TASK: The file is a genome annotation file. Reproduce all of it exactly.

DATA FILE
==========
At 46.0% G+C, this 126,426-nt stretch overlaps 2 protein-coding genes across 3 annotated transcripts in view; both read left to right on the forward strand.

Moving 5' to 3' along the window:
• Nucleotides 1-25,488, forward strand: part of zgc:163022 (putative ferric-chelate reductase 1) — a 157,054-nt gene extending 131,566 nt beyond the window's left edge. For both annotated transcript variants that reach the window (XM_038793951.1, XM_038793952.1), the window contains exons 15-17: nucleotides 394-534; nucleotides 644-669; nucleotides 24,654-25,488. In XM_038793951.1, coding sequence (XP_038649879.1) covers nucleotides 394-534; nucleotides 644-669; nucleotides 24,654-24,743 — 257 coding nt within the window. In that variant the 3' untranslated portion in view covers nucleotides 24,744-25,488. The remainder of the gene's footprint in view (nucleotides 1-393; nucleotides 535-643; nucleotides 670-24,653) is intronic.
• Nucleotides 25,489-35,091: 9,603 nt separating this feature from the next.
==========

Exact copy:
At 46.0% G+C, this 126,426-nt stretch overlaps 2 protein-coding genes across 3 annotated transcripts in view; both read left to right on the forward strand.

Moving 5' to 3' along the window:
• Nucleotides 1-25,488, forward strand: part of zgc:163022 (putative ferric-chelate reductase 1) — a 157,054-nt gene extending 131,566 nt beyond the window's left edge. For both annotated transcript variants that reach the window (XM_038793951.1, XM_038793952.1), the window contains exons 15-17: nucleotides 394-534; nucleotides 644-669; nucleotides 24,654-25,488. In XM_038793951.1, coding sequence (XP_038649879.1) covers nucleotides 394-534; nucleotides 644-669; nucleotides 24,654-24,743 — 257 coding nt within the window. In that variant the 3' untranslated portion in view covers nucleotides 24,744-25,488. The remainder of the gene's footprint in view (nucleotides 1-393; nucleotides 535-643; nucleotides 670-24,653) is intronic.
• Nucleotides 25,489-35,091: 9,603 nt separating this feature from the next.